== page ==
- Constitutional Provision : Article 30 (1) of the Indian Constitution says that “All minorities, whether based on religion or language, shall have the right to establish and administer educational institutions of their choice”.
- National Commission for Minority Educational Institutions Act – Section 2 (g) of the Act defines a ‘Minority Educational Institution’ as a college or educational institution established and administered by a minority or minorities.
About Aligarh Muslim University
- Sir Syed Ahmed Khan had set up the Muhammadan Anglo-Oriental College Fund Committee in May 1872
- The activities of this committee culminated in the formation the Muhammadan Anglo Oriental College in 1877.
- But by 1911, demands for a Muslim University in Aligarh grew stronger and a Muslim University Association was set up with the purpose of establishing a teaching university.
- After negotiations with the British government, the Aligarh Muslim University was formed by the AMU Act 1920.
- Existing societies – the Muhammadan Anglo-Oriental College, Aligarh, and the Muslim University Association – were dissolved and their properties and rights were transferred to the body corporate, Aligarh Muslim University.
First Case regarding Minority Status
- After independence, the Indian Parliament introduced two amendments to the AMU Act in 1951 and in 1965, mainly to ensure that the AMU Act was not in violation of the new constitution and its principles. Amendment : Section 9, which provided for compulsory religious instruction for Muslim students, was done away with. Section 8 of the Act was amended to open the university “to persons of either sex and of whatever race, creed, caste, or class” and to ensure that the university does not adopt or impose on any person, any test whatsoever of religious belief or profession in order to entitle him to be admitted therein…”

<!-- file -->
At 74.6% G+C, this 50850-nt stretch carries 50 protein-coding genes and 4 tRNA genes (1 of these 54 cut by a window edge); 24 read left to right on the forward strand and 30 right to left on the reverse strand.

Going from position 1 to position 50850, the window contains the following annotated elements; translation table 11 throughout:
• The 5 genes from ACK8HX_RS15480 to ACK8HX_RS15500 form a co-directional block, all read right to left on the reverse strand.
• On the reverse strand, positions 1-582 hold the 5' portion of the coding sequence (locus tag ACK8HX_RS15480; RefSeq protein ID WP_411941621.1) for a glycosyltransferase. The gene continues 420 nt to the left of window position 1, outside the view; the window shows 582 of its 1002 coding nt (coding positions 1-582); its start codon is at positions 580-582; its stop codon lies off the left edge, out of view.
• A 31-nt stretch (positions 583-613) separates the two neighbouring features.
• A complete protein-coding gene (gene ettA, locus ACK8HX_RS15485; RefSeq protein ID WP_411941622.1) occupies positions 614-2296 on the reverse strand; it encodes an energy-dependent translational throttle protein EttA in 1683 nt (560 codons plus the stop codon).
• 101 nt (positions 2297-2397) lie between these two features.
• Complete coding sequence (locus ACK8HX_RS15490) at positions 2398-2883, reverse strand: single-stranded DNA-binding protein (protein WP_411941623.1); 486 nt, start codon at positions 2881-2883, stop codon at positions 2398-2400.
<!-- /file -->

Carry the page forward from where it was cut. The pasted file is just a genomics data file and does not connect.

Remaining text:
- The AMU pleaded before the Supreme Court in 1966, that these amendments took away from the Muslim community “the right to administer the Aligarh University” and that “this deprivation was in violation of Art. 30(1) of the Constitution”.
- The Supreme Court delivered its landmark Azeez Basha judgment in 1967. The apex court held that back in the 1920s, there was no restriction on private bodies from setting up universities that could grant degrees. However, these bodies could not insist on government recognition of the degrees issued by them, unless backed by government statutes. The court observed that the Muslim community had the option of setting up a University, but chose approach the British government. The court therefore observed that Aligarh Muslim University was set up by the Central Legislature and the Government of India and not by the Muslim majority. Since it was not set up by the Muslim majority, it could not be administered by it.
- The Supreme Court in S. Azeez Basha and Ors. Vs Respondent: Union of India The apex court’s judgment, therefore, made it clear that the Aligarh Muslim University is not a Minority Educational Institution, as it was not established by a minority, either religious or linguistic, in the first place.
Restoration of Minority Status in 1981